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Fossil Fuel and Renewable Energy Subsidies on the Rise

Fossil Fuel and Renewable Energy Subsidies on the Rise

Worldwatch Institute report discusses the rise in subsidies for renewable and fossil fuel-based energy production

Total subsidies for renewable energy stood at $66 billion in 2010, and total value of global fossil fuel subsidies estimated at $775 billion or more in 2012, according to new research conducted by the Worldwatch Institute.

Although the total subsidies for renewable energy are lower than those for fossil fuels, they are higher per kilowatt-hour if externalities are not included in the calculations, write report authors from Worldwatch's Climate and Energy team. Estimates based on 2009 energy production numbers placed renewable energy subsidies between 1.7¢ and 15¢ per kilowatt-hour, while subsidies for fossil fuels were estimated at around 0.1-0.7¢ per kWh.

Worldwatch Institute report discusses the rise in subsidies for renewable and fossil fuel-based energy production

The report says the U.S. National Academy of Sciences estimates that fossil fuel subsidies cost the United States $120 billion in pollution and related health care costs every year. But Worldwatch says these costs are not reflected in fossil fuel prices.

"These so-called hidden costs, or externalities, are in fact very real costs to our societies that are not picked up by the polluter and beneficiary of production but by all taxpayers," said Alexander Ochs, Director of Worldwatch's Climate and Energy program and report co-author.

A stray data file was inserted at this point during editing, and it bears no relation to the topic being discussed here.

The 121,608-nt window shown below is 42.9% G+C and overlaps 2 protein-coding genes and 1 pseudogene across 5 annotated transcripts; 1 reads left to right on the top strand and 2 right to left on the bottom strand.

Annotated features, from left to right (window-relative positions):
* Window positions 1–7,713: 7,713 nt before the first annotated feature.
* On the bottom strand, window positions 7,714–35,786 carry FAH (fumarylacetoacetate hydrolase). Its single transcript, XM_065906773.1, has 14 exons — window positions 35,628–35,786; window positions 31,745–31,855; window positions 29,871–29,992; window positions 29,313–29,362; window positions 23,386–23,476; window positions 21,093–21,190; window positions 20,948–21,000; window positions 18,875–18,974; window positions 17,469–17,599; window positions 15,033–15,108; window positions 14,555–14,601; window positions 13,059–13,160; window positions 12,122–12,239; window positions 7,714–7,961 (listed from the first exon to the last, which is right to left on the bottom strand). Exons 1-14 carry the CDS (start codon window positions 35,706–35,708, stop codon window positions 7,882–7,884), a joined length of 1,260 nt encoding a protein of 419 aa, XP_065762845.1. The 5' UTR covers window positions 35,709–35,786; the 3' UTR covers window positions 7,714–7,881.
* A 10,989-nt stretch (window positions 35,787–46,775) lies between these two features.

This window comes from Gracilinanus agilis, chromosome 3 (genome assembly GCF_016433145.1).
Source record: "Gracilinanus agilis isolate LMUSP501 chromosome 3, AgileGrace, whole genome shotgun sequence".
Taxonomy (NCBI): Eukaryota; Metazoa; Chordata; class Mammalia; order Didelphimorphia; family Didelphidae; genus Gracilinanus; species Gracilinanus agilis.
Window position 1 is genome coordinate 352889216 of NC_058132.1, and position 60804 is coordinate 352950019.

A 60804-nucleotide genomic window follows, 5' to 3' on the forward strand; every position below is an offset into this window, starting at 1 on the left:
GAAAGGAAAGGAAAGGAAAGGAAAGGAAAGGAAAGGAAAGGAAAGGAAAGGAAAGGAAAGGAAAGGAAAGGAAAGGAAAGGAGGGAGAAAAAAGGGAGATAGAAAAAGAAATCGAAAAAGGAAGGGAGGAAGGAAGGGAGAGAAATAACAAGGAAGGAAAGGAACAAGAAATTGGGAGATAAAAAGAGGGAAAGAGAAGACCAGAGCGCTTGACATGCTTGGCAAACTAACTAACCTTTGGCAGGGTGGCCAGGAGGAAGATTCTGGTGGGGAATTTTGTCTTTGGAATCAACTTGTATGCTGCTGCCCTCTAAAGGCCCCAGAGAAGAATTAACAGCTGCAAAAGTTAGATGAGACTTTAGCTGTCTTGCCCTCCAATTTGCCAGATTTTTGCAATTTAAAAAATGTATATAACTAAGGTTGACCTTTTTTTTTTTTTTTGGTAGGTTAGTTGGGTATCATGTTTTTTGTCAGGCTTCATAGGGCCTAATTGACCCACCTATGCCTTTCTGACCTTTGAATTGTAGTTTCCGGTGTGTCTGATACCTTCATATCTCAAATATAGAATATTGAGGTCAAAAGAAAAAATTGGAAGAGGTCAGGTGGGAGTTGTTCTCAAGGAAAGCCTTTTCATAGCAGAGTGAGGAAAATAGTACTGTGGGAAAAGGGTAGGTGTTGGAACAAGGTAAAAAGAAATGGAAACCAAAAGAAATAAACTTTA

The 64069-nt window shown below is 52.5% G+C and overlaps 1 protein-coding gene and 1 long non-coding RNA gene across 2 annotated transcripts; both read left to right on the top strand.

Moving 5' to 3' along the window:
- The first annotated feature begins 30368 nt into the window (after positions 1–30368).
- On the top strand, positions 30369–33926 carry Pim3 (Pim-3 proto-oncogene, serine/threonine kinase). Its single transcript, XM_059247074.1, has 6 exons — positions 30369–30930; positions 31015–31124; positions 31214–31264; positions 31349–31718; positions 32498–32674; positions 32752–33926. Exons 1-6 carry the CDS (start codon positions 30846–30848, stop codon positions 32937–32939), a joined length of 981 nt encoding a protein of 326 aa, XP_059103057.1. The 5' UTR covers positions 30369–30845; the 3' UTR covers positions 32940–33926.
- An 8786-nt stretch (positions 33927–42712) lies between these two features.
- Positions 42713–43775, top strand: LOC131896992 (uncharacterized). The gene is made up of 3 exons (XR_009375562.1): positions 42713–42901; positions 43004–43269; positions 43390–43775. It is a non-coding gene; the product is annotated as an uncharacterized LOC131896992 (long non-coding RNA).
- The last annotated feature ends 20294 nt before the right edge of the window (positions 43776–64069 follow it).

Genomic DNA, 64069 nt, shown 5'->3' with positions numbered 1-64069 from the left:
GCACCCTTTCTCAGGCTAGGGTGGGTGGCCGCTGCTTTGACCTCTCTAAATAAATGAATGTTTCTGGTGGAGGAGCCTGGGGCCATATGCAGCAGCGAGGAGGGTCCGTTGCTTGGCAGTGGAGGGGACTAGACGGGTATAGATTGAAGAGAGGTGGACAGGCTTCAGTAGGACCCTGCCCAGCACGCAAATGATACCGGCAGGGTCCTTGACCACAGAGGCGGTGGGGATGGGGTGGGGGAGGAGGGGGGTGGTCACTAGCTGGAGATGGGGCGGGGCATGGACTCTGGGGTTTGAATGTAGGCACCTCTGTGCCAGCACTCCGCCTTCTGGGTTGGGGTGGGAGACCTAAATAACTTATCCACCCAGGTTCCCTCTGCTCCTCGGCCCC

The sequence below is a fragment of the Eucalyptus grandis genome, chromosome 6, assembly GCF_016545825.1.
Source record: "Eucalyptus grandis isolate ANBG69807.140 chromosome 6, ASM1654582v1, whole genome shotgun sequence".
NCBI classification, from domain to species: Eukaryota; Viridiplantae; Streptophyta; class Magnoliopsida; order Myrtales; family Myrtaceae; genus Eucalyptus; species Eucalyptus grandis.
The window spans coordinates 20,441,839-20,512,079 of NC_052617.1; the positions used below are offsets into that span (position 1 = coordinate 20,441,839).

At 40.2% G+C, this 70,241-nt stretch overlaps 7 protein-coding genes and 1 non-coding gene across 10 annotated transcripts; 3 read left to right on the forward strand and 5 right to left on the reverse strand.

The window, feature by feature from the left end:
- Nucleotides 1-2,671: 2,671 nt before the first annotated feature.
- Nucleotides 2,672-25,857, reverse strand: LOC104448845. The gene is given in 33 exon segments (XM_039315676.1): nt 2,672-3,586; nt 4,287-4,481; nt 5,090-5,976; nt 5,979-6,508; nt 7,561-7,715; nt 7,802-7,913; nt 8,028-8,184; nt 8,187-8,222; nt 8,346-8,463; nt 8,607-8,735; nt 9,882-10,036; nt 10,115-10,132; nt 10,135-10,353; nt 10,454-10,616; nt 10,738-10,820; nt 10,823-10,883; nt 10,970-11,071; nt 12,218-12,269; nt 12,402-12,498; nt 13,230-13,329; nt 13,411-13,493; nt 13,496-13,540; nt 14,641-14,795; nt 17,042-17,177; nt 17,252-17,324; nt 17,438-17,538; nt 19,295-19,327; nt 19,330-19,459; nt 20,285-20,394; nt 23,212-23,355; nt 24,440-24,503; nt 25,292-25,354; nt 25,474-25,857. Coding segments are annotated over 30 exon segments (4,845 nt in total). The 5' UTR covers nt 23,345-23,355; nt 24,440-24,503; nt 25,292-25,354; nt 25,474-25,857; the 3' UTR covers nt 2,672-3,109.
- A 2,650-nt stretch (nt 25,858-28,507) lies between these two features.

Worldwatch said shifting support from fossil fuels to renewables could decarbonize the global energy system and reduce global greenhouse gas emissions, generate economic growth, and reduce dependence on energy imports.

According to projections by the International Energy Agency, if fossil fuel subsidies were phased out by 2020, global energy consumption would be reduced by 3.9% that year compared with having subsidy rates unchanged. Overall, carbon dioxide emissions would be reduced by 4.7% in 2020 and 5.8% in 2035, Worldwatch reports.

The IEA's chief economist estimated that eliminating all subsidies in 2012 for coal, gas, and oil could save as much as Germany's annual greenhouse gas emissions each year by 2015.

"At the same time, a phase-out of fossil fuel subsidies would level the playing field for renewables and allow us to reduce support for clean energy sources as well," said Ochs.

Worldwatch says progress toward a phaseout has been minimal. The 2009 pledge by the Group of 20 major economies to reduce "inefficient fossil fuel subsidies" has been left unfulfilled. As of August 2012, G20 six members opted out of reporting, and no country has yet initiated a subsidy reform in response to the pledge.

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